Estimating the prevalence of heterochromia iridum from high-resolution digital yearbook portraits

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Journal of Optometry
Heterochromia iridum (HI), or complete heterochromia, is a condition where an individual's irises are of two different colors.1 It may be congenital, with or without a syndromic relationship, or acquired through injury, medication, or other means.2 Immaterial of its origin, HI is generally thought to be harmless and easily diagnosable. For these reasons, HI receives little attention in the medical literature, especially when it is not associated with a more concerning medical condition or cause. For example, a PubMed search on June 19, 2021 returned just 16 results for HI and complete heterochromia among its 32 million citations, and all 16 articles headlined HI's relationship with a syndrome, abnormality, or disease.3 Not surprisingly, a precise measure of HI's prevalence remains an open question, although it is considered rare. While it is possible HI is benign and presents no real medical risk, its association with troubling underlying medical conditions “warrants investigation".4 Moreover, it is difficult (if not impossible) to study potential correlations between HI and other more serious diseases without a better understanding of its prevalence. To the best of our knowledge, the most expansive attempt at estimating HI's prevalence was undertaken by Stelzer, who personally examined over 25,000 Viennese people between 1 and 80 years old in the late 1960s.5 Notably, he only considered cases without a presumed pathological cause, and he reported an observed prevalence of 0.06313%.5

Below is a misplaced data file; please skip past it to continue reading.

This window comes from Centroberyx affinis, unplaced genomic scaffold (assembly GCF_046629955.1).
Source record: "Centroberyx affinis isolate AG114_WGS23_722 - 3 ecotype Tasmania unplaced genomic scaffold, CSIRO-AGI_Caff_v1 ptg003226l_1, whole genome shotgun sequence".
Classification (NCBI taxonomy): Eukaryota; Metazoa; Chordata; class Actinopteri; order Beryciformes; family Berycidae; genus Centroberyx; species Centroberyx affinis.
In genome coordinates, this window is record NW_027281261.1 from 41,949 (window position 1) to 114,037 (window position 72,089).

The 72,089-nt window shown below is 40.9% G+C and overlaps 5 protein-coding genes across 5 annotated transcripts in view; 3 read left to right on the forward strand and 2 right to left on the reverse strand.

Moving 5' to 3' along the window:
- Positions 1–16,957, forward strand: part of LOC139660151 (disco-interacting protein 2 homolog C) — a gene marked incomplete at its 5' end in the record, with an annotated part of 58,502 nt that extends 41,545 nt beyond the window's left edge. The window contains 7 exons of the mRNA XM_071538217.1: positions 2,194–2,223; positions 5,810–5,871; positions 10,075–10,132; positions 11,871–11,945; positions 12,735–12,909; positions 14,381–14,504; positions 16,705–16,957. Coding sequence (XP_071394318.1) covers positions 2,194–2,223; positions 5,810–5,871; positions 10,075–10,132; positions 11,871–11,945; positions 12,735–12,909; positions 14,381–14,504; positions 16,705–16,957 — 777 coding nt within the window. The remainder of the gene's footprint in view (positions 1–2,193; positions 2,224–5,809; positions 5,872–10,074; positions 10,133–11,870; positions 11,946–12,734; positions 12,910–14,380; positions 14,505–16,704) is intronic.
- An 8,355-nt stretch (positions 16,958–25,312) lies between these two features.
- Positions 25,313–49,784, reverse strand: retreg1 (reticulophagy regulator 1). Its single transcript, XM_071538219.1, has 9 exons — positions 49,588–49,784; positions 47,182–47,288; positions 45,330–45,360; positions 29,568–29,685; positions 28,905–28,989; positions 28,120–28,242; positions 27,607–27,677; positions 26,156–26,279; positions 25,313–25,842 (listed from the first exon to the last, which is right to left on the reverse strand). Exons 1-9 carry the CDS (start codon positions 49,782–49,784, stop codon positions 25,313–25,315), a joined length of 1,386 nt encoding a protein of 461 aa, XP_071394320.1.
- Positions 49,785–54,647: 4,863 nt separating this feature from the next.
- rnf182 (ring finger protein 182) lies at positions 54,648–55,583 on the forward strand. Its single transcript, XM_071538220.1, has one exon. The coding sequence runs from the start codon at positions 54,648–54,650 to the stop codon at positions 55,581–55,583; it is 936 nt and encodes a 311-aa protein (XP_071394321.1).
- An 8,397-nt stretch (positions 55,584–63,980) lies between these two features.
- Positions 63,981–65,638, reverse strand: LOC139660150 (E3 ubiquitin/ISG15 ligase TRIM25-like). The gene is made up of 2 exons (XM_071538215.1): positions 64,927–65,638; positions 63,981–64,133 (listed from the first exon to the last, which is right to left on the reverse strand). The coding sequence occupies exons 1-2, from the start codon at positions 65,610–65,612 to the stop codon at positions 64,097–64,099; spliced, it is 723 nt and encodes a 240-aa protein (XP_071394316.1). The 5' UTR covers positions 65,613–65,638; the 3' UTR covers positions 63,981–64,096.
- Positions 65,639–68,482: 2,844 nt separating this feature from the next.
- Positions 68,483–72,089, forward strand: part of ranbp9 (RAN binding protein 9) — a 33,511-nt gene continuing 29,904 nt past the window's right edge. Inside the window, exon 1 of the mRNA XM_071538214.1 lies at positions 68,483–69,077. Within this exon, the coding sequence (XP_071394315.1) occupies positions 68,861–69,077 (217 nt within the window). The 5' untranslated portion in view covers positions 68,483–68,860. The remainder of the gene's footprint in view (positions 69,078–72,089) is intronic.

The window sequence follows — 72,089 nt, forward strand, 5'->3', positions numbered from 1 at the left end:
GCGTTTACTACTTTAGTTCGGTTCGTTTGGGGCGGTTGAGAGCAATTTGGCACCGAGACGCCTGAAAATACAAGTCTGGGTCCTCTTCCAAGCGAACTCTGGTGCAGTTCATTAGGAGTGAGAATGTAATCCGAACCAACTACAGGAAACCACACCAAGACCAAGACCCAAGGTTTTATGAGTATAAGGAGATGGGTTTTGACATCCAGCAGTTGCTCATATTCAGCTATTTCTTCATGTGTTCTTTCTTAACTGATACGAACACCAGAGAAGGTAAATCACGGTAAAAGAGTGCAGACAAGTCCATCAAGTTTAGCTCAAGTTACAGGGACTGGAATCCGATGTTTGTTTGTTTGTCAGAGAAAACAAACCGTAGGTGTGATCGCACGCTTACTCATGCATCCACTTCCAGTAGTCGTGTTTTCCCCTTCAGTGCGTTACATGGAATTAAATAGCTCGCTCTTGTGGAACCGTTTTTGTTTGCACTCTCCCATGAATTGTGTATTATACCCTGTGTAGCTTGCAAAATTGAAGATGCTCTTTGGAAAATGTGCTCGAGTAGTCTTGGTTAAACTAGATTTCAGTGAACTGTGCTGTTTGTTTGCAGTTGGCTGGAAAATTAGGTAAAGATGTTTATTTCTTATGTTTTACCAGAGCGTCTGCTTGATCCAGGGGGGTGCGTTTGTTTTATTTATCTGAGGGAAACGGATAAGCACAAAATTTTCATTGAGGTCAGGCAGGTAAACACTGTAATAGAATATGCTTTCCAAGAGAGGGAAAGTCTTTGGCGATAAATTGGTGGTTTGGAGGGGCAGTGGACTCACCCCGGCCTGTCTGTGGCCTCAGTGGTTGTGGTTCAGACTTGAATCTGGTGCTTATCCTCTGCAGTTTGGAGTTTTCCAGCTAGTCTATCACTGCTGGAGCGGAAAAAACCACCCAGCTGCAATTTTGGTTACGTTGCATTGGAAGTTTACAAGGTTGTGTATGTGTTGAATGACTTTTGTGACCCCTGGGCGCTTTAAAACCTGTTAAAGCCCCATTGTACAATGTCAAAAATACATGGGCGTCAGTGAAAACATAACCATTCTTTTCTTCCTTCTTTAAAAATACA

Heterochromia iridum (HI)
Dabkowski et al., “Estimating the Prevalence of Heterochromia Iridum from High-Resolution Digital Yearbook Portraits.”